Live-view on the K20D was great when the camera was released because it was a relatively new concept on DSLRs at the time but now it looks slow and clunky. The K-7 has had a revamp in the live-view area and now has face recognition and a faster AF system which could be a godsend to current Pentax DSLR live-view users. Out of face recognition, the K-7 uses contrast detection AF and the image stays on the screen when it focuses too.

You can also feel confident using the viewfinder as Pentax have opted for a 100% view using the traditional method. They've also added a petaprism instead of a pentamirror which gives 0.92x magnification.

Pentax K-7: Performance
It's good to see that Pentax have managed to improve on the dire focusing system of the K20D, especially in live view which has now got three types of focusing. It also feels more like a traditional Pentax and I like to think that with the more squared off design, they may be going back to their roots again. It hasn't done Olympus any harm and with the backwards compatibility of the Pentax lenses, they've kept hold of long term owners who might otherwise have chose a different system.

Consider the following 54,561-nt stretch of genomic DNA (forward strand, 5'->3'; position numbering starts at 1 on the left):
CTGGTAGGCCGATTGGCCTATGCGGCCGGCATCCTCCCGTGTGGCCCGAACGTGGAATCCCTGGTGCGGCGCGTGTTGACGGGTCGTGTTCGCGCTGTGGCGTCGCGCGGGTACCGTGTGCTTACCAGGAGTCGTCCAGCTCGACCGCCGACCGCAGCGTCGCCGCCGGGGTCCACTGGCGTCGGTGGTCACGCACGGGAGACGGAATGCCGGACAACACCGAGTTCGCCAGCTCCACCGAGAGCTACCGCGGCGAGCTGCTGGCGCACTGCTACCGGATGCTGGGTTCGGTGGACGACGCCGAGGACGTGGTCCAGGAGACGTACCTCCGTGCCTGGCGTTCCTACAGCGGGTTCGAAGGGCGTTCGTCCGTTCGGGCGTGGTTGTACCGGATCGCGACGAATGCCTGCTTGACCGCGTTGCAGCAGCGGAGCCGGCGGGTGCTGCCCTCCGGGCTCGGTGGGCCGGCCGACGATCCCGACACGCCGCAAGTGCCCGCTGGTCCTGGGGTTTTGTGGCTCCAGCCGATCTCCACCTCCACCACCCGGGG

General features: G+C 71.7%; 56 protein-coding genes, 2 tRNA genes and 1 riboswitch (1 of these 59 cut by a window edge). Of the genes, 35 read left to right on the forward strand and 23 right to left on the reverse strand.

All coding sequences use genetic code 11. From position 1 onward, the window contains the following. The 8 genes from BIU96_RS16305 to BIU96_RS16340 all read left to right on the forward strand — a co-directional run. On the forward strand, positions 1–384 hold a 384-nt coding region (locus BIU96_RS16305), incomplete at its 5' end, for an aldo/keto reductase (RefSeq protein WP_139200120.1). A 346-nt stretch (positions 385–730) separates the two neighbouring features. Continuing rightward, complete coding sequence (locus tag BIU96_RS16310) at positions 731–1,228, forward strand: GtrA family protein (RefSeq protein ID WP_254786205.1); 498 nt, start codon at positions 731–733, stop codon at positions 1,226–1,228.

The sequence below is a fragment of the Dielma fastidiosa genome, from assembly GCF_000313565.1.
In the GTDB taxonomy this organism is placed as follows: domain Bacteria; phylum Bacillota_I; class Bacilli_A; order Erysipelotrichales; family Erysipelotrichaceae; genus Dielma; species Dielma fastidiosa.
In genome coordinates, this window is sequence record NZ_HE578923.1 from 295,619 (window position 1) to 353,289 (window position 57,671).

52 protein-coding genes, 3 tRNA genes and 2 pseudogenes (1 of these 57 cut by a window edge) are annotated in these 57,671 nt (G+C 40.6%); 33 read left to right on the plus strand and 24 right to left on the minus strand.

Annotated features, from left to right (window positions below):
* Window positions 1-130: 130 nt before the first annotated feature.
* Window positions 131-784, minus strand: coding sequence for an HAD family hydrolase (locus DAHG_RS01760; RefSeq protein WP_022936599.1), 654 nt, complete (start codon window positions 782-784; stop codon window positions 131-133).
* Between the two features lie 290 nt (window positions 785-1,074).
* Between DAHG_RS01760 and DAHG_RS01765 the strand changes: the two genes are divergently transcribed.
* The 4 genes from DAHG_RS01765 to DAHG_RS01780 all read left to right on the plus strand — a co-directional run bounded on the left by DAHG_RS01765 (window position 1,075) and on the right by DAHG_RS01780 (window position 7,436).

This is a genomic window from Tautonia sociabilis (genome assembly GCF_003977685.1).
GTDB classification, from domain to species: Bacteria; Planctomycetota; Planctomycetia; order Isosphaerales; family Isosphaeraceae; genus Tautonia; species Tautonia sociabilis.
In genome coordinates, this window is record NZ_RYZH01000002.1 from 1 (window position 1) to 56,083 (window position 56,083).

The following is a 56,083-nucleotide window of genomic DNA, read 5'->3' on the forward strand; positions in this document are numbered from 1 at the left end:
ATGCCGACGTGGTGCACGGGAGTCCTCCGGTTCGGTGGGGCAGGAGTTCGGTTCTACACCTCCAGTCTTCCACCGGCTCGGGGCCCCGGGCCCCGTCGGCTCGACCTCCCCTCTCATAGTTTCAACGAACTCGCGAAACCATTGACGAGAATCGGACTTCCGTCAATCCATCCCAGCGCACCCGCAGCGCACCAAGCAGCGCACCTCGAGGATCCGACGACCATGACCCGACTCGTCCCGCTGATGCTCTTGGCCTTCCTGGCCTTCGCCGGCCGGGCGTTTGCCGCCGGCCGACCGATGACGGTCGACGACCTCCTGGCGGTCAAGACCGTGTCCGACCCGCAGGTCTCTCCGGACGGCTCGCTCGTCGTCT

Please be aware that the image of St. Paul's Cathedral was taken on the K-7 with pre-finalised firmware. Pentax Japan have also confirmed that the version of the K-7 that we have here at ePHOTOzine will differ from the version that will be in the shops. They've decided to make minor modifications to the sensor which could result in differences to what you see here.

ePHOTOzine will get hold of a final product for comparison when they're released in early July.

Pentax K7